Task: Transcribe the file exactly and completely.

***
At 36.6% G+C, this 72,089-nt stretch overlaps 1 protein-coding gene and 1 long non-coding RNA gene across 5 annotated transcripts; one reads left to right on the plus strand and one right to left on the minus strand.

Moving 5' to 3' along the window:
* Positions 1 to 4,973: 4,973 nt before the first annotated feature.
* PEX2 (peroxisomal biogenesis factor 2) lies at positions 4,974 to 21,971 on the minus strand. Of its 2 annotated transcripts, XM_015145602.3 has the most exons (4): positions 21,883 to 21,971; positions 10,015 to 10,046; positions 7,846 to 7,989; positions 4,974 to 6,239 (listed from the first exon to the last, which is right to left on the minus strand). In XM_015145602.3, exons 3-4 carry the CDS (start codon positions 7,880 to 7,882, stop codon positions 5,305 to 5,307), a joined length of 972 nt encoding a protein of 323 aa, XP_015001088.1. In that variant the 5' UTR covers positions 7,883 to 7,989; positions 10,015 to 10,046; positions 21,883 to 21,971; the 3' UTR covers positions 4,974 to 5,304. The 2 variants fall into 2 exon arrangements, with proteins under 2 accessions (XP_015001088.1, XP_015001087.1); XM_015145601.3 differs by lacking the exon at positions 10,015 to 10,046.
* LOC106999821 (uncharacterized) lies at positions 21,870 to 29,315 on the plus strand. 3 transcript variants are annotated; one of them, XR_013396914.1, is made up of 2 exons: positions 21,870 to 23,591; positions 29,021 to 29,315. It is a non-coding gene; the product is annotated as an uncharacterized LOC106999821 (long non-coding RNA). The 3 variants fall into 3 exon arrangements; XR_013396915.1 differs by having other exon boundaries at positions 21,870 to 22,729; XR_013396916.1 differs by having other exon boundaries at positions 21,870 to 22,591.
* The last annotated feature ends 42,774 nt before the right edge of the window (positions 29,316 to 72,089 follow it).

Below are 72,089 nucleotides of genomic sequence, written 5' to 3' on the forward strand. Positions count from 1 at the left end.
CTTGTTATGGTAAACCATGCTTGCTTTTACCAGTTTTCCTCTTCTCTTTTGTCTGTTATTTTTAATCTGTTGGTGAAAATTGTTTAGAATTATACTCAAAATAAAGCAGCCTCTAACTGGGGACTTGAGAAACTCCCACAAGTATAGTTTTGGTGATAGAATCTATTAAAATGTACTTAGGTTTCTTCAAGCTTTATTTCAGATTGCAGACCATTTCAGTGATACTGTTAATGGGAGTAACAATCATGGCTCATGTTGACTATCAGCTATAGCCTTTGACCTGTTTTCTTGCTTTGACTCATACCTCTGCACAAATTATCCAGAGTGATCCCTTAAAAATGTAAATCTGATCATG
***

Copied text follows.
At 36.6% G+C, this 72,089-nt stretch overlaps 1 protein-coding gene and 1 long non-coding RNA gene across 5 annotated transcripts; one reads left to right on the plus strand and one right to left on the minus strand.

Moving 5' to 3' along the window:
* Positions 1 to 4,973: 4,973 nt before the first annotated feature.
* PEX2 (peroxisomal biogenesis factor 2) lies at positions 4,974 to 21,971 on the minus strand. Of its 2 annotated transcripts, XM_015145602.3 has the most exons (4): positions 21,883 to 21,971; positions 10,015 to 10,046; positions 7,846 to 7,989; positions 4,974 to 6,239 (listed from the first exon to the last, which is right to left on the minus strand). In XM_015145602.3, exons 3-4 carry the CDS (start codon positions 7,880 to 7,882, stop codon positions 5,305 to 5,307), a joined length of 972 nt encoding a protein of 323 aa, XP_015001088.1. In that variant the 5' UTR covers positions 7,883 to 7,989; positions 10,015 to 10,046; positions 21,883 to 21,971; the 3' UTR covers positions 4,974 to 5,304. The 2 variants fall into 2 exon arrangements, with proteins under 2 accessions (XP_015001088.1, XP_015001087.1); XM_015145601.3 differs by lacking the exon at positions 10,015 to 10,046.
* LOC106999821 (uncharacterized) lies at positions 21,870 to 29,315 on the plus strand. 3 transcript variants are annotated; one of them, XR_013396914.1, is made up of 2 exons: positions 21,870 to 23,591; positions 29,021 to 29,315. It is a non-coding gene; the product is annotated as an uncharacterized LOC106999821 (long non-coding RNA). The 3 variants fall into 3 exon arrangements; XR_013396915.1 differs by having other exon boundaries at positions 21,870 to 22,729; XR_013396916.1 differs by having other exon boundaries at positions 21,870 to 22,591.
* The last annotated feature ends 42,774 nt before the right edge of the window (positions 29,316 to 72,089 follow it).

Below are 72,089 nucleotides of genomic sequence, written 5' to 3' on the forward strand. Positions count from 1 at the left end.
CTTGTTATGGTAAACCATGCTTGCTTTTACCAGTTTTCCTCTTCTCTTTTGTCTGTTATTTTTAATCTGTTGGTGAAAATTGTTTAGAATTATACTCAAAATAAAGCAGCCTCTAACTGGGGACTTGAGAAACTCCCACAAGTATAGTTTTGGTGATAGAATCTATTAAAATGTACTTAGGTTTCTTCAAGCTTTATTTCAGATTGCAGACCATTTCAGTGATACTGTTAATGGGAGTAACAATCATGGCTCATGTTGACTATCAGCTATAGCCTTTGACCTGTTTTCTTGCTTTGACTCATACCTCTGCACAAATTATCCAGAGTGATCCCTTAAAAATGTAAATCTGATCATG